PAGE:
Winning hasn’t been in as abundant a supply as the White Sox would’ve hoped this season, but Tuesday’s victory meant back-to-back wins for the South Siders, the first time that’s happened since the end of that seven-game winning streak on July 29.

General manager Rick Hahn refused to wave the white flag on the 2015 season Monday, and games like Monday’s and Tuesday’s — with their dominant pitching performances and solid offensive contributions, not to mention great defense — show you why there’s still that glimmer of hope.

White Sox Talk Podcast: Memories of Old Comiskey Park

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AP

White Sox Talk Podcast: Memories of Old Comiskey Park

For many White Sox fans, Comiskey Park was their introduction to White Sox baseball when they were young. Chuck Garfien, Ryan McGuffey, and Chris Kamka share their memories of the old ballpark. Among them: Chuck talks about seeing Al Cowens charge Ed Farmer on the mound in 1980 creating a bench clearing brawl, Ryan tells the story about catching a Mike Greenwell foul ball, Chuck talks about being there for the 1983 All-Star Game, they discuss the final game ever played there and read favorite memories sent in by White Sox fans.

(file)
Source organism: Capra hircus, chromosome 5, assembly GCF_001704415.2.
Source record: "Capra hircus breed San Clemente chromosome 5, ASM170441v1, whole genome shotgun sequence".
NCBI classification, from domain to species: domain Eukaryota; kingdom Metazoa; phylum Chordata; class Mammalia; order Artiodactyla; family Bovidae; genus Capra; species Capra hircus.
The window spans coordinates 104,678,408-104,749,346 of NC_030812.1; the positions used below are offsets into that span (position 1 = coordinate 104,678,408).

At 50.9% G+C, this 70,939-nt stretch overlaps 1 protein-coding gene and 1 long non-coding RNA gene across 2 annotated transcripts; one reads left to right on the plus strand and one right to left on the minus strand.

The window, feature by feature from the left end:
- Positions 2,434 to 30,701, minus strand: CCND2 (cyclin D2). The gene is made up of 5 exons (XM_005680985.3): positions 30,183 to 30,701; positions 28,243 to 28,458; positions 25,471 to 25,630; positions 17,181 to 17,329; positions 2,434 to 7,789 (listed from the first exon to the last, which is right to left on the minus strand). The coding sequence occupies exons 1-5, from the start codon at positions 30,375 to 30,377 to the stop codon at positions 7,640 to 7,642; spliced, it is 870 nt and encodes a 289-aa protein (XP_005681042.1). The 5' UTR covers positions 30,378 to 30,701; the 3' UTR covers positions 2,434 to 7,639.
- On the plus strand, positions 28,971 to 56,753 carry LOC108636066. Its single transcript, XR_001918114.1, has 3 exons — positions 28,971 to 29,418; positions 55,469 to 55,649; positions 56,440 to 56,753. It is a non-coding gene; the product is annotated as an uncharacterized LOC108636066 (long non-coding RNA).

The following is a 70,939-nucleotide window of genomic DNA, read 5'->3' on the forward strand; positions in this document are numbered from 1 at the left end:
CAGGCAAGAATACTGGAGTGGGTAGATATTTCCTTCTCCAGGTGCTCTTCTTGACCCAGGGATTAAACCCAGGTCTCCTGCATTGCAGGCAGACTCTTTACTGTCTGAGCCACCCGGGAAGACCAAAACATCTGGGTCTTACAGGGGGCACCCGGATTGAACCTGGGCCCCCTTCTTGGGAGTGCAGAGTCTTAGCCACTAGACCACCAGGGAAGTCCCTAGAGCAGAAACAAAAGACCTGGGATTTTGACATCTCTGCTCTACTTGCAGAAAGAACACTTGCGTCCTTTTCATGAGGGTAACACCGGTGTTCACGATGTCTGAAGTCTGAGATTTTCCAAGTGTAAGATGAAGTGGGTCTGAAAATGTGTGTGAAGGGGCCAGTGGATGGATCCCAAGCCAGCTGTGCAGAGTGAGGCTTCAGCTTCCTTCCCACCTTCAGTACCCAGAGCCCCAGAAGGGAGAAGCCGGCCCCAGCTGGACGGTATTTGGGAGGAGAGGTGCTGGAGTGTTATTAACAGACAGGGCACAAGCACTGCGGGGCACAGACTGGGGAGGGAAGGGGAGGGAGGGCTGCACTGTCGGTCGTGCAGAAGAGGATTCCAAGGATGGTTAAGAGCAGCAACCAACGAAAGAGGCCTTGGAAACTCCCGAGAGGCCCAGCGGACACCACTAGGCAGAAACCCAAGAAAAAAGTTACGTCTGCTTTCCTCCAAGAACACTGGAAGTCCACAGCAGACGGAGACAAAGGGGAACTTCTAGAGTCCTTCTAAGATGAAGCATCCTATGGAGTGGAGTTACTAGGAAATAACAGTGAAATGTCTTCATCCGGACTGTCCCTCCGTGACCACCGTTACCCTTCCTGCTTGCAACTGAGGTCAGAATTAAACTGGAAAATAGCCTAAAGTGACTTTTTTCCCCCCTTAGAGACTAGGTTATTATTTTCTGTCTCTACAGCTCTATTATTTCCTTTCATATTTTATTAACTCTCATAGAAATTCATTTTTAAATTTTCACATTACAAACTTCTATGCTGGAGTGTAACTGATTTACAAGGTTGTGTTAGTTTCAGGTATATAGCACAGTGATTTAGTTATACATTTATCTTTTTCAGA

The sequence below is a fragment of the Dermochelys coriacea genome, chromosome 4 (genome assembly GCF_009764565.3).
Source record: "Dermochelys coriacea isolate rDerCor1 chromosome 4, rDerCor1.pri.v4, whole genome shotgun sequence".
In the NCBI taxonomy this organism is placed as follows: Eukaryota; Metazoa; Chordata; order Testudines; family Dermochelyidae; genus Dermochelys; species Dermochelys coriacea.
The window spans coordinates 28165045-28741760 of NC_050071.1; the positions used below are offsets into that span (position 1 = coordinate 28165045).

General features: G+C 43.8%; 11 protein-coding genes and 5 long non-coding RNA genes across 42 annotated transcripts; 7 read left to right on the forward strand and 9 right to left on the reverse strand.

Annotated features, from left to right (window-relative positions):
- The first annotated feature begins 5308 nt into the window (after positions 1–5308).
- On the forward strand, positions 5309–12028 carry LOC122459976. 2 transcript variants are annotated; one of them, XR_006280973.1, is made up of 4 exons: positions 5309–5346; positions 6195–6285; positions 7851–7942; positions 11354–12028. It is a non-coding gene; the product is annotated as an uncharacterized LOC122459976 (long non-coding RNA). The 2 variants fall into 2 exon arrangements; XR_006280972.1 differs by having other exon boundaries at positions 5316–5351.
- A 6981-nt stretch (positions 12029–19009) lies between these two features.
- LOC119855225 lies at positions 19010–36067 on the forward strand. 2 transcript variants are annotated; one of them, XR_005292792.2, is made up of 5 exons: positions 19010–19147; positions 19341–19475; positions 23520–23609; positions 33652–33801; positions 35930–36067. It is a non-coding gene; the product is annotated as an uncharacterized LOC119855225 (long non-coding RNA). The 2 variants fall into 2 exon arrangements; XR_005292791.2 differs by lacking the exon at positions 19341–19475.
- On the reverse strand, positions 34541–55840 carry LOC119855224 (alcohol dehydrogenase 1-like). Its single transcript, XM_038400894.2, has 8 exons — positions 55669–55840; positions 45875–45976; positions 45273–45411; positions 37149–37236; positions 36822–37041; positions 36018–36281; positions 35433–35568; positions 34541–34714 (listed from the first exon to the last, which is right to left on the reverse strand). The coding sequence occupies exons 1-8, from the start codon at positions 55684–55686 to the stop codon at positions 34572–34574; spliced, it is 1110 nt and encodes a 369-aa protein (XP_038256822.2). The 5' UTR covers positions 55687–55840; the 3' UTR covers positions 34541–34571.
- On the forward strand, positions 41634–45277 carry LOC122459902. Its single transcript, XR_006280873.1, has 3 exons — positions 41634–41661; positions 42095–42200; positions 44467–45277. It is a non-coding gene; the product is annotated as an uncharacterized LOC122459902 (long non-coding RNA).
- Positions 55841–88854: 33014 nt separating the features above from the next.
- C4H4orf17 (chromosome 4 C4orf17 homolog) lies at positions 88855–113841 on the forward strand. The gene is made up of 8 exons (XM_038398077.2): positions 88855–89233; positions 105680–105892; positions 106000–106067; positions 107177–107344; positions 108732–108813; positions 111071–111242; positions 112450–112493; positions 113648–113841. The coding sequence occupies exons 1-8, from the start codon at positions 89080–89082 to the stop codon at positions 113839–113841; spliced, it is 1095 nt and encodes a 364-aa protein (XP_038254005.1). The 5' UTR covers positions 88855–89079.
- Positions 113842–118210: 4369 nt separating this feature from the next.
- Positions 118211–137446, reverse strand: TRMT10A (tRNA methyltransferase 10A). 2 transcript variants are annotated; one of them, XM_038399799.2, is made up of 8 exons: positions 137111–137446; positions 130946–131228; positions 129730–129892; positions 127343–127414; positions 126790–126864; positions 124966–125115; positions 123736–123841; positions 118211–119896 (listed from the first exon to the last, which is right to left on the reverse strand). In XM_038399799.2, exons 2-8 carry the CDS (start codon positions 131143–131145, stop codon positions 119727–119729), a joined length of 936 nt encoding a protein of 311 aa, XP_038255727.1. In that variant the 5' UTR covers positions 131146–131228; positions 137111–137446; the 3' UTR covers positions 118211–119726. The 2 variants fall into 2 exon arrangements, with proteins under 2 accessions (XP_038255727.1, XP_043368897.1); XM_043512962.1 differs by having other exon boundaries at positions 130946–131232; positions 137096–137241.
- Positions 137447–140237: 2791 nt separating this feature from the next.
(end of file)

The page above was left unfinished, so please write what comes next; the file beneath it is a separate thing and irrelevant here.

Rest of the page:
You can listen to the whole thing right here, or in the embedded player below.

8:26 - Chuck talks about seeing Al Cowens charge Ed Farmer on the mound in 1980 creating a bench clearing brawl.

10:11 - Ryan tells the story about catching a Mike Greenwell foul ball.

12:49 - Chuck talks about being there for the 1983 All-Star Game

15:11 - The guys talk about the final game ever played there.

16:44 - The guys read favorite memories sent in by White Sox fans.

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'White Sox to the Letter'

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AP

'White Sox to the Letter'

Inspired by Ogden Nash’s 1949 poem “A Lineup for Yesterday”

 

A is for A.J.